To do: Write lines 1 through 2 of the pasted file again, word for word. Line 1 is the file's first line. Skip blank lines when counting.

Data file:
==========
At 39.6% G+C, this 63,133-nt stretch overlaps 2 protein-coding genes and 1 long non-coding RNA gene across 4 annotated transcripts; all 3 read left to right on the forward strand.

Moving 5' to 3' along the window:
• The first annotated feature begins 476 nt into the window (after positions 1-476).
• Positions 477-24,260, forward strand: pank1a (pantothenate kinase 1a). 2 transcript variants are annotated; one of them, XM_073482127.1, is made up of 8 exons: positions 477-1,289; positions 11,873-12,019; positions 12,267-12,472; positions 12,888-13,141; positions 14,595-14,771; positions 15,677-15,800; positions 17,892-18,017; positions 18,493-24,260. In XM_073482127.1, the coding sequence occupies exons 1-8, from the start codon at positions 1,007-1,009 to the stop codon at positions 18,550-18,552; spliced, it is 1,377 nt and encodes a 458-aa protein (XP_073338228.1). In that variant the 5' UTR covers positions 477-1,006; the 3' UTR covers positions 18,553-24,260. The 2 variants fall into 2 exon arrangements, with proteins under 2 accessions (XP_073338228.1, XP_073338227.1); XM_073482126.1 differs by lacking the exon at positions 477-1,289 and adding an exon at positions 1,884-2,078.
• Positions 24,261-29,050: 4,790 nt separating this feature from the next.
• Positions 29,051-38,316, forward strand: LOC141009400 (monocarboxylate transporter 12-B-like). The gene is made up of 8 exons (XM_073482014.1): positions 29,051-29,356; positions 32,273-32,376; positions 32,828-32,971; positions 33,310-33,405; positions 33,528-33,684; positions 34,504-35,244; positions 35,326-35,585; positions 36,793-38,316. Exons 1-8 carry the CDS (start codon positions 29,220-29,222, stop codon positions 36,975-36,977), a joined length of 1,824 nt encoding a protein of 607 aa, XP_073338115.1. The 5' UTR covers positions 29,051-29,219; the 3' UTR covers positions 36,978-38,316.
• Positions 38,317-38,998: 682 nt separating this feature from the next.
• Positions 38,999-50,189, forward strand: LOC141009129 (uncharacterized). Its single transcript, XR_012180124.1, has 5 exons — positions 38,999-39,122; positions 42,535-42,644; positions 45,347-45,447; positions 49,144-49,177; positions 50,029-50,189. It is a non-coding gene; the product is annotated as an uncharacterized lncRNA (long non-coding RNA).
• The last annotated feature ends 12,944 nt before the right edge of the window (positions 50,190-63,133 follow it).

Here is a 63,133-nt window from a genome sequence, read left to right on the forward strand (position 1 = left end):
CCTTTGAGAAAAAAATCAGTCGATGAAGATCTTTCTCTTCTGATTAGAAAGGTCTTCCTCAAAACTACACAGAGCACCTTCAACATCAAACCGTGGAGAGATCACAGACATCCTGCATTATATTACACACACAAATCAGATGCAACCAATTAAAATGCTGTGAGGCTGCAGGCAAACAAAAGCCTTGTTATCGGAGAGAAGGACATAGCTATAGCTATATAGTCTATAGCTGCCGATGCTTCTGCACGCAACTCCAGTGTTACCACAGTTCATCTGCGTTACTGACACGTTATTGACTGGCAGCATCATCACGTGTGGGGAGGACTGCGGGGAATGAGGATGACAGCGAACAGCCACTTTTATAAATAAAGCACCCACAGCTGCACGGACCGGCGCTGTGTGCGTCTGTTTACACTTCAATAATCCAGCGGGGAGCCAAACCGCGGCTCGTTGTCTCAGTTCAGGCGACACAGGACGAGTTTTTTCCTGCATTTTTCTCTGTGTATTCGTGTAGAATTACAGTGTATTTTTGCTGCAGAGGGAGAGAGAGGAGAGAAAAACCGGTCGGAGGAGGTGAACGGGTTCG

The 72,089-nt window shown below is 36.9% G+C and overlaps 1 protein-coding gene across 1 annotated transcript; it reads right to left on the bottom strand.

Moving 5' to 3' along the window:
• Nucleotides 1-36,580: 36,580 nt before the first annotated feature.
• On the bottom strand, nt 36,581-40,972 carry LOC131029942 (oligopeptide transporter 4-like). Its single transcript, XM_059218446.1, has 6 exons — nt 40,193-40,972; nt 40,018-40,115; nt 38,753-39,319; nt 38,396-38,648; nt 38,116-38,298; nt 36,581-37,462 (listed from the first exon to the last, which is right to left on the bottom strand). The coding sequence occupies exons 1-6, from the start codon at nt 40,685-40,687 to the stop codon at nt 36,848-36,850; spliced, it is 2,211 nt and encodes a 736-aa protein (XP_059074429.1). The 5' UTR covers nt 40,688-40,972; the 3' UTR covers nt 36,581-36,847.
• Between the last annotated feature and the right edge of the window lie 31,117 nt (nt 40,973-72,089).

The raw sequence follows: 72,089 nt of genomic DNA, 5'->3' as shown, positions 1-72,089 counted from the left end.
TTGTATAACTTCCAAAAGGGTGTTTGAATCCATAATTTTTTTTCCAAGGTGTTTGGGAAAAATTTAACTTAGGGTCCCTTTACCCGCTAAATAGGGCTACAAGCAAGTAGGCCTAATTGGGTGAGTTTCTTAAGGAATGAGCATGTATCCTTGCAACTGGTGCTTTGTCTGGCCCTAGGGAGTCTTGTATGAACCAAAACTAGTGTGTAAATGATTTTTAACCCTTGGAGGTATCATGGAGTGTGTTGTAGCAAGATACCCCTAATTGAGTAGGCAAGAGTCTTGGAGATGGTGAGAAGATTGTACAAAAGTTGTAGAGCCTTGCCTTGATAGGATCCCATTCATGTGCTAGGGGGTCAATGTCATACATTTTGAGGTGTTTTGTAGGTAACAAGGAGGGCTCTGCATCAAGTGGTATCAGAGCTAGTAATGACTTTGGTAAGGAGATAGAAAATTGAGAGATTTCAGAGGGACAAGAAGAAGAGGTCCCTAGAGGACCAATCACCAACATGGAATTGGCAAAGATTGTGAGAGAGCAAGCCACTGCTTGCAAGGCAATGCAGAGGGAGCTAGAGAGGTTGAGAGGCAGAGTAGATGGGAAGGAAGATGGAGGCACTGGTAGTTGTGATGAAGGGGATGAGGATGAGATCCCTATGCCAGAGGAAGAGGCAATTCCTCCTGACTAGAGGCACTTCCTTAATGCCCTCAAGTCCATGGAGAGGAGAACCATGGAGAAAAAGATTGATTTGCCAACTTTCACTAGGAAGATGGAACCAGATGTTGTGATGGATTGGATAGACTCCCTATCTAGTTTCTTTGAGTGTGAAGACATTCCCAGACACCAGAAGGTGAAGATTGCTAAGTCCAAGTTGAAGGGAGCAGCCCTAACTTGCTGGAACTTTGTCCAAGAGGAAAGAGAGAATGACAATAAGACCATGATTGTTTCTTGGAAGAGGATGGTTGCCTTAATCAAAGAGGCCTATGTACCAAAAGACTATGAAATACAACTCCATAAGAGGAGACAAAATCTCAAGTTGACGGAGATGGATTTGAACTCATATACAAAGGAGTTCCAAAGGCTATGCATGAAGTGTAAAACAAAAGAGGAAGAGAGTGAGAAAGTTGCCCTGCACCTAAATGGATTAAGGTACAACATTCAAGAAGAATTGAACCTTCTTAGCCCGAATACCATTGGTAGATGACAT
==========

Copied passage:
At 39.6% G+C, this 63,133-nt stretch overlaps 2 protein-coding genes and 1 long non-coding RNA gene across 4 annotated transcripts; all 3 read left to right on the forward strand.

Moving 5' to 3' along the window: